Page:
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How the Carbon Literacy Project’s new Toolkit is driving decarbonisation in sport

August 10 2023

Like every major industry, sport leaves an impact on the environment: every year, the global sports sector is responsible for an estimated total emissions of around 50 billion tonnes of CO2e. As more and more sports organisations wake up to the importance of sustainability, how can the industry tackle its own carbon footprint?

The Carbon Literacy Project, which was launched in Manchester in 2012, is an organisation that makes education on climate science and carbon reduction accessible to everyone.

In April of this year, in collaboration with the Birmingham Commonwealth Games 2022, the project launched its first ever toolkit designed specifically for the sports sector.

Four months on, how is the sports toolkit serving the sport industry? And how can the sport industry lead the way in reducing carbon emissions across the world?

The Carbon Literacy Project

The Carbon Literacy Project (CLP) helps organisations to deliver training on climate science, carbon footprints, and how individuals can take action. The CLP accredits courses, which are delivered by certified Carbon Literacy trainers. Once individuals have completed a Carbon Literacy course, they are certified as carbon literate.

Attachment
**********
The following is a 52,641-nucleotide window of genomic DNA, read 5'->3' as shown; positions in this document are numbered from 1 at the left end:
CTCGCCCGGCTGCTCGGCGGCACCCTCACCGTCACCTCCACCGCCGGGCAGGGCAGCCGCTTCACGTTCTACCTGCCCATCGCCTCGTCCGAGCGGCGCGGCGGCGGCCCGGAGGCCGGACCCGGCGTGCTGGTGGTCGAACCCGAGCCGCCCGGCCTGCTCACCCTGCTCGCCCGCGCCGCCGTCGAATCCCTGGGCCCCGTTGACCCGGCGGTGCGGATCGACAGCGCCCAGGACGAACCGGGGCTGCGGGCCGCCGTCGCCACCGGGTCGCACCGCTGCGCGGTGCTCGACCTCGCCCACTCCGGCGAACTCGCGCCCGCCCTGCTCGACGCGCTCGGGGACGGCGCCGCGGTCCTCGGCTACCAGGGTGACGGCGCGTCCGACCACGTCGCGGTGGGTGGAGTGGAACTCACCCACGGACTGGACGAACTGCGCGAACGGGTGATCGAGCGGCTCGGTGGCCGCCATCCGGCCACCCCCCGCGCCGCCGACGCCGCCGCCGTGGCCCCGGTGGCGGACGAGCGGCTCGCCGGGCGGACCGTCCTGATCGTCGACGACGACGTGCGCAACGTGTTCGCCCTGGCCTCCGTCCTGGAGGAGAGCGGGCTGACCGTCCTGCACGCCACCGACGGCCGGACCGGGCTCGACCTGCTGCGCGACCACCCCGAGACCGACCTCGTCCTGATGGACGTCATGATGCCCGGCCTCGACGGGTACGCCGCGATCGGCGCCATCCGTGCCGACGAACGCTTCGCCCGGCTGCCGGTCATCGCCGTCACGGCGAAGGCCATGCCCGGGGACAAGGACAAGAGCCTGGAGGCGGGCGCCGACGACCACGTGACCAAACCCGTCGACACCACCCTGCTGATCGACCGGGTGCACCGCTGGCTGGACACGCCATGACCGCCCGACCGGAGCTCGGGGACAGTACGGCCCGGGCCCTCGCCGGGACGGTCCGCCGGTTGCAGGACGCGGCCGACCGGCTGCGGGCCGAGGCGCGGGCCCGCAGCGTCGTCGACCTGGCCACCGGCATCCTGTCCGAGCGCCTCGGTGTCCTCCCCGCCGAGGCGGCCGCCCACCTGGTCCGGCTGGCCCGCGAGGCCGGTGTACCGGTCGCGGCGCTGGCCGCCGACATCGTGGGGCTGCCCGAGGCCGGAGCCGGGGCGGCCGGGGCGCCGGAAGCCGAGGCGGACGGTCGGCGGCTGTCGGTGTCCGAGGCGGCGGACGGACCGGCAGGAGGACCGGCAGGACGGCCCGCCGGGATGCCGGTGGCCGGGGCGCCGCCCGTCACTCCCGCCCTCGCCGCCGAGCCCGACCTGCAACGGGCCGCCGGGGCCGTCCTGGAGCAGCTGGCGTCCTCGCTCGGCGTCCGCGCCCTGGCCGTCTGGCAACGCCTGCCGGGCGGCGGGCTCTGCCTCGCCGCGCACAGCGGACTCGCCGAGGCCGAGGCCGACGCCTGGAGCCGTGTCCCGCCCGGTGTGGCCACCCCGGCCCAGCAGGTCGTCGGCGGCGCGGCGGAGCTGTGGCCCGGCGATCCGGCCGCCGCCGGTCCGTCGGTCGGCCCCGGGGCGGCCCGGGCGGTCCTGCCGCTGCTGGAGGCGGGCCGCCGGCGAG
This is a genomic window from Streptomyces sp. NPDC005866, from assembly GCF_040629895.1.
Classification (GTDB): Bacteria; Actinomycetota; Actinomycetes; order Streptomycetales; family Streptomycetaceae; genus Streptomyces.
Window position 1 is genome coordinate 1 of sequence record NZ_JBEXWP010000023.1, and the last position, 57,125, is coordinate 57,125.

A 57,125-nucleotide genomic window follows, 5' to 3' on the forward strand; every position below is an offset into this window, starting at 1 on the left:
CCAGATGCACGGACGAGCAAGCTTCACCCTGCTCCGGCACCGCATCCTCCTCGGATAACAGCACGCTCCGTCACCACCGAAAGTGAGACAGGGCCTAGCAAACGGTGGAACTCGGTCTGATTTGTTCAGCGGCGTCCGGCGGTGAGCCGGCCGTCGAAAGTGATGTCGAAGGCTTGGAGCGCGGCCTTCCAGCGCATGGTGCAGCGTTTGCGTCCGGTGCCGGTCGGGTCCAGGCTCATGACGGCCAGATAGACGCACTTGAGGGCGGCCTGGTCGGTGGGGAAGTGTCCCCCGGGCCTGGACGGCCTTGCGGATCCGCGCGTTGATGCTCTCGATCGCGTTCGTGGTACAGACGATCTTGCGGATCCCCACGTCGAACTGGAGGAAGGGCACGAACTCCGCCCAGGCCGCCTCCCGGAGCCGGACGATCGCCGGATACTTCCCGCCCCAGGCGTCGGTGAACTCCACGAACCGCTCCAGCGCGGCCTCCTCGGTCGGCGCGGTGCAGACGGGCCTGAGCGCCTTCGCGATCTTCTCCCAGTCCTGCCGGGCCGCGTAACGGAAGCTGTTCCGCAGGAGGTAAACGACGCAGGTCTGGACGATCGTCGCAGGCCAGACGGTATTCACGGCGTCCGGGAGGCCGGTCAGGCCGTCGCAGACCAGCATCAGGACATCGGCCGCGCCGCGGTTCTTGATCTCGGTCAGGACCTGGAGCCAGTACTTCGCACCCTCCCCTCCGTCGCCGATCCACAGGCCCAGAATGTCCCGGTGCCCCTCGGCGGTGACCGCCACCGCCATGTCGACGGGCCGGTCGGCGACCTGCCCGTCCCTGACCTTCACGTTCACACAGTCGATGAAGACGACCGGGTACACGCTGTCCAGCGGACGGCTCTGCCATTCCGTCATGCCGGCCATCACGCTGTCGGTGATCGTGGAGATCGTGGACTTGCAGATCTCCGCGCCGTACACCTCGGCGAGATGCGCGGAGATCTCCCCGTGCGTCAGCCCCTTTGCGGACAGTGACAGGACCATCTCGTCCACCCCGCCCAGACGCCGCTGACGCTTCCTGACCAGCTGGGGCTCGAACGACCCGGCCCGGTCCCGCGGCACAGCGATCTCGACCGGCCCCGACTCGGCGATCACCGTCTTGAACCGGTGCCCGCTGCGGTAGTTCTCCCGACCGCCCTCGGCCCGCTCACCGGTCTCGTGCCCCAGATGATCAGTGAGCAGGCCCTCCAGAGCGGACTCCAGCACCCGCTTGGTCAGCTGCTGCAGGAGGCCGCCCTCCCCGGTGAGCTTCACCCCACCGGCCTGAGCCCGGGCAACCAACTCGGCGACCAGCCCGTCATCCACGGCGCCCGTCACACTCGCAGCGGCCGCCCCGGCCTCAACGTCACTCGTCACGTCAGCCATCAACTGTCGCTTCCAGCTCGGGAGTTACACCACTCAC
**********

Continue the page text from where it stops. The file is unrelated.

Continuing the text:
To date, the CLP has accredited 561 courses, which have engaged 5,082 organisations and 67,295 individuals covering 13 sectors in 25 countries. At the end of each course, learners pledge to take two actions: since Carbon Literacy courses began, participants have made 134,590 pledges, leading to an estimated saving of 242,000 tonnes of CO2e.

An important feature of carbon literacy training is how courses are tailored: each course is designed to reflect the specific context of each sector, and the CLP has designed bespoke toolkits to meet the needs of some of the biggest public and private sector industries. These include healthcare, museums, universities, local authorities, and sport.

Addressing sport’s carbon footprint 

The Carbon Literacy Toolkit for Sport meets the needs of a sector that has both a large carbon footprint and a huge potential to influence society.

“Sport has a huge role to play,” says Steve Bullen, Sports Coordinator at the Carbon Literacy Project. “Sport’s carbon footprint is big, but sport also influences the rest of wider society. There’s a massive responsibility for sport to lead the way.”